DEFINITION of '501(c)'

501(c) is a subsection under the United States Internal Revenue Code. The subsection relates to non-profit organizations and tax law and identifies which nonprofit organizations are exempt from paying federal income tax

BREAKING DOWN '501(c)'

Under subsection 501(c) there are multiple sections that separate the different organizations according to operations. The designation has expanded over time to encompass more types of organizations. As of 2018, there were 29 types of organizations listed under 501(c).

The most common include:

c(1) - Any corporation that is organized under an act of Congress that is exempt from federal
income tax
c(2) - Corporations that hold title of property for exempt organizations
c(3) - Corporations, funds or foundations that operate for religious, charitable, scientific,
literary or educational purposes
c(4) - Nonprofit organizations that promote social welfare
c(5) - Labor, agricultural or horticultural associations
c(6) - Business leagues, chambers of commerce, etc. that are not organized for profit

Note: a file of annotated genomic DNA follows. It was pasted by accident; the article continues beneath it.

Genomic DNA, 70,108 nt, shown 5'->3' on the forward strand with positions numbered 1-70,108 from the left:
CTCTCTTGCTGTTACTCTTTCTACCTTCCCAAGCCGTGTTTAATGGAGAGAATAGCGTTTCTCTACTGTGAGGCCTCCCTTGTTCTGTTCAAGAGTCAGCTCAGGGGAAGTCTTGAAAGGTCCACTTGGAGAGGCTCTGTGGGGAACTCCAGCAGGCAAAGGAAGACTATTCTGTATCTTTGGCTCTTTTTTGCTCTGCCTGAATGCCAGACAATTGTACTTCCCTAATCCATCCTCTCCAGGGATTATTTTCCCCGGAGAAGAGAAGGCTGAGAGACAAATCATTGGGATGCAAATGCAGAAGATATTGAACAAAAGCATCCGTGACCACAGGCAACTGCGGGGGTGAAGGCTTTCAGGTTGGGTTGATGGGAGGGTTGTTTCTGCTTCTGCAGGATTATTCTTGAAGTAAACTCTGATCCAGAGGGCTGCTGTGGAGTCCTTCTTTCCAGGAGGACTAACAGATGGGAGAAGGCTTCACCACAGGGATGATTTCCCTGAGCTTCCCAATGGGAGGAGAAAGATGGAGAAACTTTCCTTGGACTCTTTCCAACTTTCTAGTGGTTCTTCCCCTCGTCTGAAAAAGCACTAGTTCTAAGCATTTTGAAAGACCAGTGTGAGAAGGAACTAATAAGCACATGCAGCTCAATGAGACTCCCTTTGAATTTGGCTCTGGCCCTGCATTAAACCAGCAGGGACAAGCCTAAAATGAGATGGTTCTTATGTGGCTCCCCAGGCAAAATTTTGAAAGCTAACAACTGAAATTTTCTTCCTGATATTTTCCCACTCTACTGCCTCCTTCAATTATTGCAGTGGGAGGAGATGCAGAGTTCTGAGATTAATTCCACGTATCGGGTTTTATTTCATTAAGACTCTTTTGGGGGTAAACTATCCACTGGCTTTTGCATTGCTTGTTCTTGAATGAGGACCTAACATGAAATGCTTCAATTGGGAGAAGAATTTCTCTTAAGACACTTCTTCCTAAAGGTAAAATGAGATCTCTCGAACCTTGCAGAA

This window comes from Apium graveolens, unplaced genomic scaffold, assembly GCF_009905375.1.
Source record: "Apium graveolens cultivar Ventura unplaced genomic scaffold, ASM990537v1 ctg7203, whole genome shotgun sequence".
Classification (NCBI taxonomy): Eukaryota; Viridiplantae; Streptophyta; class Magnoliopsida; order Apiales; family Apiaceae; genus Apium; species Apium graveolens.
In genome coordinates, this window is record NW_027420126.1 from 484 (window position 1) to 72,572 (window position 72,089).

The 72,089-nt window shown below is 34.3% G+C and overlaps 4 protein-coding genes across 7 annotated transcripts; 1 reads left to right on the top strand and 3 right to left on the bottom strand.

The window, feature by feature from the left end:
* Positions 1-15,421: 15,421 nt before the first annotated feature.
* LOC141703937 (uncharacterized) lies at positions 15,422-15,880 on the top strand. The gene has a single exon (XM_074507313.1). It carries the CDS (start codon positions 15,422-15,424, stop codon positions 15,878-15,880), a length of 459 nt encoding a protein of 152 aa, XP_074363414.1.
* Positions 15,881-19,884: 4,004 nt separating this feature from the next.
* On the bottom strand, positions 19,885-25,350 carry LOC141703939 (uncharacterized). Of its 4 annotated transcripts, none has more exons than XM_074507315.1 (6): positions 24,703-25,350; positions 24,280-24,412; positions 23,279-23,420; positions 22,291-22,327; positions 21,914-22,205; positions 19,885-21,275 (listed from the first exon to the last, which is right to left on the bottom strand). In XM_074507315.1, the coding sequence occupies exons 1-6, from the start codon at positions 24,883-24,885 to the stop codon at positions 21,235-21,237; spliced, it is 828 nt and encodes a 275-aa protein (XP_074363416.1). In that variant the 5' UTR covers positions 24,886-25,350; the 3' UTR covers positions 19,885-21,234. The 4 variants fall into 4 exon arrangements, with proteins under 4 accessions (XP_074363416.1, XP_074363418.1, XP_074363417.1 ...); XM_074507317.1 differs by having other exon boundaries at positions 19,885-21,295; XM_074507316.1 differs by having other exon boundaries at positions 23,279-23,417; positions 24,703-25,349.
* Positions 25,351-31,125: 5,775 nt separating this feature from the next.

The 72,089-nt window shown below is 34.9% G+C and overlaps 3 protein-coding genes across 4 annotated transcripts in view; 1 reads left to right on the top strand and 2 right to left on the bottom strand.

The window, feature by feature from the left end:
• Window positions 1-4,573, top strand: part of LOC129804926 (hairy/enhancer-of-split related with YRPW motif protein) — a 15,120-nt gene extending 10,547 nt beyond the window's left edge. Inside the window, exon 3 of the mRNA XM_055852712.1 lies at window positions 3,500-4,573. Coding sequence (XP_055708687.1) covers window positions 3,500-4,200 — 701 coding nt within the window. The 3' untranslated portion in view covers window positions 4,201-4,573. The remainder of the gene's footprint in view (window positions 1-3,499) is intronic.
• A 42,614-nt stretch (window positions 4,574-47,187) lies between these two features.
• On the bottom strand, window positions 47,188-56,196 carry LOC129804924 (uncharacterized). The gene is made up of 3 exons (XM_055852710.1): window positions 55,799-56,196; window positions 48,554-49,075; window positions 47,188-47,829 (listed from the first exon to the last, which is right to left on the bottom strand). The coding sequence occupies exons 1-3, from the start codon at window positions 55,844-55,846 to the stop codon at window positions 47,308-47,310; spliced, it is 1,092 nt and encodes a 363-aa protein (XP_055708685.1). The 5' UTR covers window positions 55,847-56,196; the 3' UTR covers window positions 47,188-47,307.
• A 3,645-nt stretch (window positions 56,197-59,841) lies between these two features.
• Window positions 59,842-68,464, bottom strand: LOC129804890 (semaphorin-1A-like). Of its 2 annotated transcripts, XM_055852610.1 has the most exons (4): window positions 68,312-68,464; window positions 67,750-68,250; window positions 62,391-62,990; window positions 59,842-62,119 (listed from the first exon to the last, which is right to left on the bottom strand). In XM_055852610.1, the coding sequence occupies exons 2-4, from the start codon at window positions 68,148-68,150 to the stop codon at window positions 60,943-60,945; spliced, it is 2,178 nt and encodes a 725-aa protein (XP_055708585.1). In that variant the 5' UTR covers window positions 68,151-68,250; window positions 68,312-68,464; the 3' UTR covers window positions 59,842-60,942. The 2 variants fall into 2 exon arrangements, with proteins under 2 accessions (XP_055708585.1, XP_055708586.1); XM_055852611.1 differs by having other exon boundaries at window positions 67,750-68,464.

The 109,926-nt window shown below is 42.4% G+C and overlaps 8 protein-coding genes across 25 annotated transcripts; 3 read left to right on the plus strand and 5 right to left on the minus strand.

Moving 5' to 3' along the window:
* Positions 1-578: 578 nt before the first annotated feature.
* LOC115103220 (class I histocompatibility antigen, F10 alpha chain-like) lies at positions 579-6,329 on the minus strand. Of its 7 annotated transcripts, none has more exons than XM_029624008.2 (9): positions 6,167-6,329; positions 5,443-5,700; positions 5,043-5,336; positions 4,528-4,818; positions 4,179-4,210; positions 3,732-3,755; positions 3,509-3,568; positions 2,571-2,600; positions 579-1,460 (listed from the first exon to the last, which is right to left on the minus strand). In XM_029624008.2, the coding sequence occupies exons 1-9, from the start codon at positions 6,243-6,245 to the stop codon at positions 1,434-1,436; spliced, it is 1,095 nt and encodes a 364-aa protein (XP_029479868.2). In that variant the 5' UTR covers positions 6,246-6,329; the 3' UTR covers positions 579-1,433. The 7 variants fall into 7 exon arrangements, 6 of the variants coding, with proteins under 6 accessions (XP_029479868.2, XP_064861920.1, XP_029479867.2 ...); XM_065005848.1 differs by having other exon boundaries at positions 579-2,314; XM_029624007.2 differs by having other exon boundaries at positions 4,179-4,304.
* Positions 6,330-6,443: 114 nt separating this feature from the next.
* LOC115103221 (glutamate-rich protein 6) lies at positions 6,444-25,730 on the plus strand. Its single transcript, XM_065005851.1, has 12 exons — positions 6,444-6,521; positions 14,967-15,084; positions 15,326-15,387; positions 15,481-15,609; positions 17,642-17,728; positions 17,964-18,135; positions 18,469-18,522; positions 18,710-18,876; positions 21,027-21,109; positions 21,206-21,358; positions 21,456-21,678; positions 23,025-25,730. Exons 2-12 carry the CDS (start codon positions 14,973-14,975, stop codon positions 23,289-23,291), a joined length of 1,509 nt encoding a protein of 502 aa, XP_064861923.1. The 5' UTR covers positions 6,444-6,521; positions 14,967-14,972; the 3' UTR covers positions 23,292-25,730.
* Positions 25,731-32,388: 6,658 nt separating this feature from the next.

c(7) - Recreational organizations

The Growing Types of 501(c) Organizations

Other organizations that qualify for listing under this designation include fraternal beneficiary societies that operate under the lodge system and provide for the payment life, illness, and other benefits for its members and dependents. Teacher’s retirement fund associations, as long as they are local in nature and none their net earnings grow for the benefit of a private shareholder. Benevolent life insurance associations that are local may also qualify for this designation. Certain mutual cooperative electric and telephone companies could also be classified under 501(c). Nonprofit, co-op health insurers might also qualify.

Cemetery companies that are owned and operated for the exclusive benefit of their members or are not operated for profit could receive this designation. Credit unions that do not have capital stock organized, insurance companies—aside from life—with gross receipts that are less than $600,000, and a variety of trusts for such purposes as providing supplement unemployment benefits and pensions can receive this designation and exemptions if they meet all the underlying criteria.

There are also authorizations for organizations whose membership is made up from current and former members of the armed forces of the United States, or their spouses, widows, descendants, and auxiliary units in their support.

Groups that might fit the designated categories must still apply for classification as 501(c) organizations and meet all of the stipulations required by the IRS. Tax exemption is not automatic regardless of the nature of the organization and federal authorization is required before it can be claimed.

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